Thus, the display of the Marine Colonel acting as the shore commander in his specialized Command and Control variant Amphibious Combat Vehicle (ACV), now sheltered behind a rock outcropping a short ways inland from the beach, was able to receive frequent, fragmentary bursts of data updates.  His situational display was, therefore, never complete and real time in quality but it was alive and functioning.  Noting a couple of areas that were especially lacking on his display but vital to his immediate operations, he designated the areas on the display for priority updates.  The controlling computers back on the UAV carrier adjusted their priorities and the Colonel’s display began filling in the requested areas more frequently at the expense of the lower priority areas.

This was certainly not the all-seeing, all-knowing surveillance system that the delusional Navy leadership of earlier times had promised but that had never been a realistic promise to begin with.  This was a fragmentary approach that allowed commanders to at least maintain a semblance of situation awareness in the face of intense enemy EW and defensive measures.  Yes, there were risks associated with prioritizing certain areas and allowing other areas to remain less monitored but that was the nature of war.

Back aboard the LHA, the assault Commander noted that the assault area display was slowly beginning to fill in.  While the surveillance picture was insufficient to give him a real-time display of the number of rounds remaining in every enemy soldier’s rifle magazine, it was adequate to provide an indication of where enemy units were and were not and in what approximate strength.  With this degree of information, he could begin adjusting his own positions and start calling in fire support where he needed it.

Looking for an opportunity to flank the enemy mechanized battalion that was anchoring the central defensive works, he ordered his Recon Coordinator to concentrate on a stretch of river far to the enemy’s right.  If he could slip a company of infantry in ACVs up the river, they could turn and cut into the enemy’s rear and isolate them from reinforcement.  Again, dozens of small catapults on the UAV carrier launched as one and a small UAV recon swarm formed up and headed for the designated river. 

It took about 30 minutes for the UAV recon swarm to reach the river whereupon they spread out and began their search.  The Commander, noting the time, turned his attention to the recon swarm.  As he watched, the UAV signals began disappearing.  In a matter of minutes, the swarm was wiped out without a single target being detected.  That, the Commander knew, could only have happened if the swarm had run into a large concentration of well equipped enemy forces.  It was safe to assume there was at least an enemy company and quite possible a battalion with attached anti-air units.  Sometimes, a flaming datum was as good as real data.  Having been saved from a possibly disastrous flanking attempt, the Commander marked the river as a likely company/battalion location.  The information would shortly be reflected on the display screens of his own units as communications processing time allowed.  He also passed the information on to the naval commander for air strike and naval gun attention.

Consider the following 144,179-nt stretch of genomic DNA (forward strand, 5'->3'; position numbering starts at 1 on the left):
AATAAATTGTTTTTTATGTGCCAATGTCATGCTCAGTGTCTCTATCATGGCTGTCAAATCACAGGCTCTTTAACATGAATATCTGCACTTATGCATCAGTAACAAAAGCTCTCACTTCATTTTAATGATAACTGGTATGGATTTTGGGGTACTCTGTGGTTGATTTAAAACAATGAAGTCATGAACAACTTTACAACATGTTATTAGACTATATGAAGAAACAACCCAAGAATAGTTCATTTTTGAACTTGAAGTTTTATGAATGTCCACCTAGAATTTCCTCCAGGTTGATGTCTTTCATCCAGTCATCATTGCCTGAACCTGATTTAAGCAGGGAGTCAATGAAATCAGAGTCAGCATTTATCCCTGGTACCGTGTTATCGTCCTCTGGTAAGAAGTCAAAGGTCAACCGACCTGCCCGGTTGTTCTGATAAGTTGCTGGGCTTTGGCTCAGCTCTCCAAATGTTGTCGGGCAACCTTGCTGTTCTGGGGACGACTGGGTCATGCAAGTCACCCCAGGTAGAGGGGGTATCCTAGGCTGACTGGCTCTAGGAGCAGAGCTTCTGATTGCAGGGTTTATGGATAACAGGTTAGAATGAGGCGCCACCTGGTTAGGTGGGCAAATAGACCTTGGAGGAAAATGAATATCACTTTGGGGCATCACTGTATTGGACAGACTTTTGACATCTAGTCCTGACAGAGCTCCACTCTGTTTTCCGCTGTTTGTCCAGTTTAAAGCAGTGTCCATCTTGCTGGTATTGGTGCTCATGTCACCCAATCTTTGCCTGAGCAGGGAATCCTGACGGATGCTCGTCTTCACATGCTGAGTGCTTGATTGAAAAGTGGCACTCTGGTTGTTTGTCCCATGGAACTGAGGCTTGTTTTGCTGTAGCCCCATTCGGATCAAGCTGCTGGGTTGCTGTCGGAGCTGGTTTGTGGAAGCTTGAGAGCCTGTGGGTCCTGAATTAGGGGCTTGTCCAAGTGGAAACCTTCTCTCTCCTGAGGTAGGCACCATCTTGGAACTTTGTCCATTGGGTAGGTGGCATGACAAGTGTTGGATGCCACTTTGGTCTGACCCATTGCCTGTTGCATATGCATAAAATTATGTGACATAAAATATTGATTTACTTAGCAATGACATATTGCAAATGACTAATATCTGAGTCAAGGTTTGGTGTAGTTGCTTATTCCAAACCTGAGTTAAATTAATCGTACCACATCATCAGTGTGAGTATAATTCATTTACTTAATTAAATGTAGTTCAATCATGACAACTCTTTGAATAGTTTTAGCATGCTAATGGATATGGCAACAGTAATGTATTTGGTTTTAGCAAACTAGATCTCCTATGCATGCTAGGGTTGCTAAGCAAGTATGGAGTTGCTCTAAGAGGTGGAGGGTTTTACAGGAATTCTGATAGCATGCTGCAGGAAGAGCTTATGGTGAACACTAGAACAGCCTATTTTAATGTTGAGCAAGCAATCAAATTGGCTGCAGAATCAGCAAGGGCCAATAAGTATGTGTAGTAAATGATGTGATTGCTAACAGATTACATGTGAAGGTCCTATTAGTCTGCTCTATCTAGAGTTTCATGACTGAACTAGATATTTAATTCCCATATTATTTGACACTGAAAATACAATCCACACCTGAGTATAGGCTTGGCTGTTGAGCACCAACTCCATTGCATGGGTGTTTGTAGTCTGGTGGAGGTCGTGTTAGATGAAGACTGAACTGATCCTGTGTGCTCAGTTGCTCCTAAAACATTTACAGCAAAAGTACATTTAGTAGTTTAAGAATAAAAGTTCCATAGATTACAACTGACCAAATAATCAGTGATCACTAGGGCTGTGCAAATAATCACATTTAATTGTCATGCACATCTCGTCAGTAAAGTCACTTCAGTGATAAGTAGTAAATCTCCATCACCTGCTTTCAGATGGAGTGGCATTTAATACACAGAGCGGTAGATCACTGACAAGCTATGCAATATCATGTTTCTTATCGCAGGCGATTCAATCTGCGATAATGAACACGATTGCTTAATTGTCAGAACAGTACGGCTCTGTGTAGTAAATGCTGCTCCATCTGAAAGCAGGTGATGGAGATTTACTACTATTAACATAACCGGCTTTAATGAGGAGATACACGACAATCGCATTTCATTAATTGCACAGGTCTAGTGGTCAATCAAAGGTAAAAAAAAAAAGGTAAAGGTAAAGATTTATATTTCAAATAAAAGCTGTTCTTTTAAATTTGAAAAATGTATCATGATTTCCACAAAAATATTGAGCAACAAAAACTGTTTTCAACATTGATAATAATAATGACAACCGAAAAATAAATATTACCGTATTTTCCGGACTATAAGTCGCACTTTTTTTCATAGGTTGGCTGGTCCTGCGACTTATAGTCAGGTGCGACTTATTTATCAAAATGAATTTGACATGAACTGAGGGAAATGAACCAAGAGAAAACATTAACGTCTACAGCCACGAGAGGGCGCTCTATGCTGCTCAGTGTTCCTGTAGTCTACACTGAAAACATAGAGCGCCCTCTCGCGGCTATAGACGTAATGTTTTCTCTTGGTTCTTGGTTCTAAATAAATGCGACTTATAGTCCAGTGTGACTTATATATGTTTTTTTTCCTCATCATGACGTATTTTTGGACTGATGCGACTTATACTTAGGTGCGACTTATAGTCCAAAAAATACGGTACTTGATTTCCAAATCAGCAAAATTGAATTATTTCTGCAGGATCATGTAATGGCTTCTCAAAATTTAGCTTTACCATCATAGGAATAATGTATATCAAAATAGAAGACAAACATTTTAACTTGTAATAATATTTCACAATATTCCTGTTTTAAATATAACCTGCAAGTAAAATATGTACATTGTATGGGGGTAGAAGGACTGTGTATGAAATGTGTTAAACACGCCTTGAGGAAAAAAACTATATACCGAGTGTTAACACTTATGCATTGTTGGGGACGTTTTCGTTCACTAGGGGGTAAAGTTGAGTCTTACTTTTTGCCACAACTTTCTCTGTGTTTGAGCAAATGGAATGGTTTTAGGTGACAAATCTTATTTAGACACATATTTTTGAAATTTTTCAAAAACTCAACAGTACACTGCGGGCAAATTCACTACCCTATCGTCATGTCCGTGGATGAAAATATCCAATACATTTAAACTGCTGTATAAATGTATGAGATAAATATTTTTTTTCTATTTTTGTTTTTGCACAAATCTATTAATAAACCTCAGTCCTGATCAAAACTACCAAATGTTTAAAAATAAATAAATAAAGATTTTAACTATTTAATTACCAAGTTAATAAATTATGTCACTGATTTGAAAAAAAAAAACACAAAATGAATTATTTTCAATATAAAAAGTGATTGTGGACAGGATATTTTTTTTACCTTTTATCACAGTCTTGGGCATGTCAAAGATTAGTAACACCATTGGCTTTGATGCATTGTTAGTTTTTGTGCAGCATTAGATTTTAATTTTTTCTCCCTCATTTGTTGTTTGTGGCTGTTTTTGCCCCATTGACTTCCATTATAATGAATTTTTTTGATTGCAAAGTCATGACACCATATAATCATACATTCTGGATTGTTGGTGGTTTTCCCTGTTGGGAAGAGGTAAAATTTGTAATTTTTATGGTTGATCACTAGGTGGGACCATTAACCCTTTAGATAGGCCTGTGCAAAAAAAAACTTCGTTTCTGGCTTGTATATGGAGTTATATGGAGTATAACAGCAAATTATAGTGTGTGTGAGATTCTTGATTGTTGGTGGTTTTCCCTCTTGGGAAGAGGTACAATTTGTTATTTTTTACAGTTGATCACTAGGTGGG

We see from this fictional snippet that effective battlefield surveillance is possible but only if we build some fundamental assumptions, based on reality, into our concept.

  • Failure must be built into the concept.  The system will be degraded but must operate effectively in a degraded form.
  • Attrition among UAV assets will be extreme and UAV assets must be dirt cheap and plentiful – almost unlimited in available quantity.
  • A dedicated UAV surveillance carrier will be required.
  • The goal must be broad, general, situational awareness, not total, real time omnipotence.
  • Communications will be severely degraded and must be designed to function as such.  A real time network is pure fantasy.  Communications and data transmissions will have to be on a ‘when possible’ basis.

What all this means is that we must drastically scale back our surveillance expectations.  Exquisitely detailed, real time information is not possible in an electronically contested environment.  We must learn to work with fragmentary information.  It is sufficient to know that a battalion size unit is in a given area – that we don’t know how many rivets are on each vehicle is not an impediment to effective operations and, more importantly, is not a requirement for effective operations.  Our surveillance goal should be to obtain the minimum information we need, not the maximum.

What all this means is that our current plans and equipment are, largely, wrong and useless.  The Navy’s touted distributed lethality concept is a prime example of an idea that will not work and urgently needs to be reworked (doubtful) or abandoned (preferred).  Our Triton and P-8 aircraft are unsuited for battlefield surveillance.  We lack a cheap, expendable surveillance UAV.  Our underwater unmanned vehicles are completely inappropriate for battle surveillance although they may play a role in the larger strategic surveillance requirements.  We lack a supporting vessel (UAV carrier) for mobile, cheap, short range surveillance UAVs.  We utterly lack any viable Concept of Operations (CONOPS) for naval battle surveillance.